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I had dreamed about having a white equestrian fence like this - on green grass - with no mud. We built it to allow our horses to have access to grazing, and give our poor wet paddock a rest.

The horses have loved their grazing sessions. We cannot yet put them out on it for a full day as the grass is so rich, that it could upset their digestion. So, we're working them up to it, a little at a time. They have done well, and I can't wait for next Spring when we can leave them on it all of the time! They'll make wonderful greeters when you arrive at the ranch. We'll also rotate the livestock - so there may be times when our baby longhorns are out and about, too!

That said, there will be one less friendly face...

Sometimes it feels like I cannot escape tragedy (though I am sure I am not alone in that feeling). Austin, our beloved gelding that we rescued from the NHSPCA was diagnosed this summer with EPM. Equine protozoal myeloencephalitis (EPM) is a disease of horses that affects the central nervous system. In Austin's case, his rear legs were beginning to cross in front of each other, and his balance is disappearing.

The disease is carried by Opossums, and can lay dormant for years before showing symptoms. When we brought Austin home, I was 8 months pregnant, and not able to ride him yet. He was sound at the time however, with a sometimes slightly off gait, but nothing that got in the way of anything.

It wasn't until Mother's Day this year, that I fell as he stumbled during a turn on a trail ride, that we saw some really unusual movement from him. It seemed to have kicked in strongly around then - almost 2 years after bringing him home.

We quickly diagnosed him with the help of a blood test from our vet and went forth with the treatment that could possibly cure the disease. After a month of (not inexpensive) medication, his gains were minimal at best. The medicine has also affected his weight considerably, and without his balance, he isn't laying down to rest either. At a follow up appointment, we were told there was a significant uptick in EPM this year, but Austin was the worst case she'd seen.

One evening recently, we took the horses out to graze, and he could barely hold himself up. He was wabbling everywhere. His recent farrier appointment was the same - unable to pick up his hoof without significant support. In addition, the other two mares have begun to push him out, making strides to become the new Alpha-Horse in Charge - they can tell he is not well, either.

The fear we began to have was his ability to get up if he fell - especially as cold and icy weather approaches. What if he fell on one of us? What if he could no longer have his hooves properly cared for?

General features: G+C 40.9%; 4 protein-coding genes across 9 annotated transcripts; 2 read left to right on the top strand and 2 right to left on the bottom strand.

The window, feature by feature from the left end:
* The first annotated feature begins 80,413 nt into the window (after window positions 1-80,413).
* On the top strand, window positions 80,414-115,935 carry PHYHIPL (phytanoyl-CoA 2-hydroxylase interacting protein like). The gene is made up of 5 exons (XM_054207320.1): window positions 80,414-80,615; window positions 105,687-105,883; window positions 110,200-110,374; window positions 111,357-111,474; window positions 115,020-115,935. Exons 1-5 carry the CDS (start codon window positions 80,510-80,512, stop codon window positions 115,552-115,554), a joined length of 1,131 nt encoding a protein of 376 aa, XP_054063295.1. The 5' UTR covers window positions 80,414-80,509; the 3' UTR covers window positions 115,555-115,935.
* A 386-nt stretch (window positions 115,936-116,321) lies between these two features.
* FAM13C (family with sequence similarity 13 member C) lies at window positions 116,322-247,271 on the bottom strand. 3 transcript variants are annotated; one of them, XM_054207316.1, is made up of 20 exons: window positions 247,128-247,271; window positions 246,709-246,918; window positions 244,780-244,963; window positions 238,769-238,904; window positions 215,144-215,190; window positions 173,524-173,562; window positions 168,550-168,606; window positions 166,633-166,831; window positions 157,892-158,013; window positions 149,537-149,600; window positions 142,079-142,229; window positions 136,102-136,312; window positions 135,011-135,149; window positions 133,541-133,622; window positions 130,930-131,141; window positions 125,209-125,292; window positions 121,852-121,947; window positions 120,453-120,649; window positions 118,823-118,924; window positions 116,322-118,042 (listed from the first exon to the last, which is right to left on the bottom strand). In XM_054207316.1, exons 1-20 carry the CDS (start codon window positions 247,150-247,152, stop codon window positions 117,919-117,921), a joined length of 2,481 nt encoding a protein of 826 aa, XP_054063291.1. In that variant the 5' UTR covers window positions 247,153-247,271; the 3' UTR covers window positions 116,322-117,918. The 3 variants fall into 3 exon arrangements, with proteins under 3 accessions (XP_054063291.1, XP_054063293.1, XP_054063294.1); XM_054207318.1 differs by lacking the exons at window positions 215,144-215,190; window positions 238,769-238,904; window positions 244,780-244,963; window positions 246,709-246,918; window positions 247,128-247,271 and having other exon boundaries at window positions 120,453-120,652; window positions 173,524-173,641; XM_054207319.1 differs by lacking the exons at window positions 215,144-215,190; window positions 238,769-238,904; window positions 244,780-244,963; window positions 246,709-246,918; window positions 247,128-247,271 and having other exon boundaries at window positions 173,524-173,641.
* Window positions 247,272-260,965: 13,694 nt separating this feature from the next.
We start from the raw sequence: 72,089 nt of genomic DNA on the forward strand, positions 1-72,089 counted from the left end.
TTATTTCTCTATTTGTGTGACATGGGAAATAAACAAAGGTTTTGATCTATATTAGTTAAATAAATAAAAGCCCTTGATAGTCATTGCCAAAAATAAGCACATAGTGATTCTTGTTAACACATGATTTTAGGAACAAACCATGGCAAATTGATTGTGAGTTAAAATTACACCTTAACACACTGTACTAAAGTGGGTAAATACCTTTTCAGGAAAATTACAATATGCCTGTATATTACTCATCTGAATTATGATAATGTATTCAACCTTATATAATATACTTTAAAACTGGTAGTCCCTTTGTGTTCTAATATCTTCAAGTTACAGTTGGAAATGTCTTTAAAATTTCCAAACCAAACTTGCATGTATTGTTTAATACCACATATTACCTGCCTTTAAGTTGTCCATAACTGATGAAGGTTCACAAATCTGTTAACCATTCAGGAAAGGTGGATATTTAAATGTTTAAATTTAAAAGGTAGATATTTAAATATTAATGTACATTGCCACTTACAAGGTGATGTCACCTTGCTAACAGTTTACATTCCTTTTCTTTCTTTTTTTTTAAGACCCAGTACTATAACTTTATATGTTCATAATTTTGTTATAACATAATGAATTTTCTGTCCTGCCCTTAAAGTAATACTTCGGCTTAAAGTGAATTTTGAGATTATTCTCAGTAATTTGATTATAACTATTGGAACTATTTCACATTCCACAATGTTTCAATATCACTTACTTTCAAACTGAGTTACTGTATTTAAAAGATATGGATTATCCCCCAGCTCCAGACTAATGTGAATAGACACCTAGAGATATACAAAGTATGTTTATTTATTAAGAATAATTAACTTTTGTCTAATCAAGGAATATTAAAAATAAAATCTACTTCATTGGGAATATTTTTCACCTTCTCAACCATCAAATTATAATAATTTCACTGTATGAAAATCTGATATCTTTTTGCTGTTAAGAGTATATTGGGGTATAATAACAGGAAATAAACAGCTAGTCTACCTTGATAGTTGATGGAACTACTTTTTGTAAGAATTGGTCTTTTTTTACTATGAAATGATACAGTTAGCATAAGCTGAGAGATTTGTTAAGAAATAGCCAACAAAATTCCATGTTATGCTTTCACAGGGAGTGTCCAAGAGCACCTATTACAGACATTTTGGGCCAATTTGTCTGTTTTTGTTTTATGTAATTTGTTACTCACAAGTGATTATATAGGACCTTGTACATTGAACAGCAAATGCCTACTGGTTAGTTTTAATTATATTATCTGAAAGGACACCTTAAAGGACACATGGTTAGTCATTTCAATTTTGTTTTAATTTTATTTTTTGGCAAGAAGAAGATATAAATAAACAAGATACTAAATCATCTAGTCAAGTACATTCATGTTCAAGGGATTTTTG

We knew, that evening after grazing, that it was time. We stood in the barn with him, his head hung low and nuzzling close to mine... As if to tell us it was alright.

At 18(ish) years young, with the sweetest demeanor and kind eyes and plenty of life left ahead of him, it isn't fair. We don't know where the EPM came from - here, or in his life before. He was rescued by the NHSPCA from a hoarding situation. A caring soul who could not continue to take in horses surrendered him and others. Based on other scars and marks, our farrier assumes he was at one point a western ranch horse, likely sent to a kill pen (maybe they knew of his EPM?), and then taken in before his surrender and journey here. Some speculation...

Where he came from matters not to me - I was so proud to have him here. While I would have liked to have traveled more miles together, and see more experiences "between the ears", while he was ours, he was loved. The Homestead Husband provided loving care and routine feeding to him when I was either pregnant or with our young children inside on cold days. Austin was a labor of love from start to finish. I will always appreciate the time we have had together.

I/We are not ready for him to go. We wanted to continue our paired quarter horse rides - Penny and Austin - together. The idea of another loss is so hard on our hearts... Austin is the first pet that we will have to put down together. While we may raise meat animals, it is not quite the same as the bond formed with a pet that has the intention to remain here.

Austin will be able to go peacefully, in the grazing pasture among his family, enjoying rich greens, and early fall air. The colors of Autumn will always remind me of his rusty red mane and tail. He will be laid to rest beside a young magnolia tree.

Austin's passing will live as a reminder in our minds that no matter the outcome, it is better to have loved and lost, than to never have loved at all. We will miss him greatly.


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